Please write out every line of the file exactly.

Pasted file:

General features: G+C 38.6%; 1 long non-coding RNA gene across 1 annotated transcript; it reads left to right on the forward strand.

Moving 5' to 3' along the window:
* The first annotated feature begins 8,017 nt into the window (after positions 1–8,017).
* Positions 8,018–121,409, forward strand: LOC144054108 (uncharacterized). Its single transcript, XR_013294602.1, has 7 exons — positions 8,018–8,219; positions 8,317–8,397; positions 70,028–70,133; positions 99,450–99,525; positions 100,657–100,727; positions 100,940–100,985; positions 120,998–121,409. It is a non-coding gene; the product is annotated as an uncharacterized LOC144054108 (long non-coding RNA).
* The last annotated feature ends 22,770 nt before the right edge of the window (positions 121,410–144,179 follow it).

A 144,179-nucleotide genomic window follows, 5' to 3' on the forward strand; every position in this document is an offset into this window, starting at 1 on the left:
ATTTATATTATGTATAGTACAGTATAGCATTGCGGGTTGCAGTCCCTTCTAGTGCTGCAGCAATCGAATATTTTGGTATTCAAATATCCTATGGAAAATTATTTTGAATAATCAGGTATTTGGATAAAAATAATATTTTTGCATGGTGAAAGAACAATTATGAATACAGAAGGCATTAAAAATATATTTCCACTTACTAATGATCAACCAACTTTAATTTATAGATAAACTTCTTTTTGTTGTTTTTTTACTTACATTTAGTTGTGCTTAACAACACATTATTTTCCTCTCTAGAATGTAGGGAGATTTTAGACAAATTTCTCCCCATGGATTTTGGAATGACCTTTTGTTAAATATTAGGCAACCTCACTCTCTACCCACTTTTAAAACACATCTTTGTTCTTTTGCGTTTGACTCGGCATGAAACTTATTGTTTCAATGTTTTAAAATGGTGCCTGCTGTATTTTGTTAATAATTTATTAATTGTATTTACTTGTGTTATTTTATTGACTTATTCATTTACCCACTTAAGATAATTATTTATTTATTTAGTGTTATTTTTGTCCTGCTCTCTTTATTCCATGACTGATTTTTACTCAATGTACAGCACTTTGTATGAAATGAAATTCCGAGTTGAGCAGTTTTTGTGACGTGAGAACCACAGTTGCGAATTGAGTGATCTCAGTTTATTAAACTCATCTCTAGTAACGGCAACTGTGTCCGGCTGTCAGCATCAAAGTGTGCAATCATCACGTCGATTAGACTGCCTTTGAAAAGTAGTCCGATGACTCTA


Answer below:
General features: G+C 38.6%; 1 long non-coding RNA gene across 1 annotated transcript; it reads left to right on the forward strand.

Moving 5' to 3' along the window:
* The first annotated feature begins 8,017 nt into the window (after positions 1–8,017).
* Positions 8,018–121,409, forward strand: LOC144054108 (uncharacterized). Its single transcript, XR_013294602.1, has 7 exons — positions 8,018–8,219; positions 8,317–8,397; positions 70,028–70,133; positions 99,450–99,525; positions 100,657–100,727; positions 100,940–100,985; positions 120,998–121,409. It is a non-coding gene; the product is annotated as an uncharacterized LOC144054108 (long non-coding RNA).
* The last annotated feature ends 22,770 nt before the right edge of the window (positions 121,410–144,179 follow it).

A 144,179-nucleotide genomic window follows, 5' to 3' on the forward strand; every position in this document is an offset into this window, starting at 1 on the left:
ATTTATATTATGTATAGTACAGTATAGCATTGCGGGTTGCAGTCCCTTCTAGTGCTGCAGCAATCGAATATTTTGGTATTCAAATATCCTATGGAAAATTATTTTGAATAATCAGGTATTTGGATAAAAATAATATTTTTGCATGGTGAAAGAACAATTATGAATACAGAAGGCATTAAAAATATATTTCCACTTACTAATGATCAACCAACTTTAATTTATAGATAAACTTCTTTTTGTTGTTTTTTTACTTACATTTAGTTGTGCTTAACAACACATTATTTTCCTCTCTAGAATGTAGGGAGATTTTAGACAAATTTCTCCCCATGGATTTTGGAATGACCTTTTGTTAAATATTAGGCAACCTCACTCTCTACCCACTTTTAAAACACATCTTTGTTCTTTTGCGTTTGACTCGGCATGAAACTTATTGTTTCAATGTTTTAAAATGGTGCCTGCTGTATTTTGTTAATAATTTATTAATTGTATTTACTTGTGTTATTTTATTGACTTATTCATTTACCCACTTAAGATAATTATTTATTTATTTAGTGTTATTTTTGTCCTGCTCTCTTTATTCCATGACTGATTTTTACTCAATGTACAGCACTTTGTATGAAATGAAATTCCGAGTTGAGCAGTTTTTGTGACGTGAGAACCACAGTTGCGAATTGAGTGATCTCAGTTTATTAAACTCATCTCTAGTAACGGCAACTGTGTCCGGCTGTCAGCATCAAAGTGTGCAATCATCACGTCGATTAGACTGCCTTTGAAAAGTAGTCCGATGACTCTA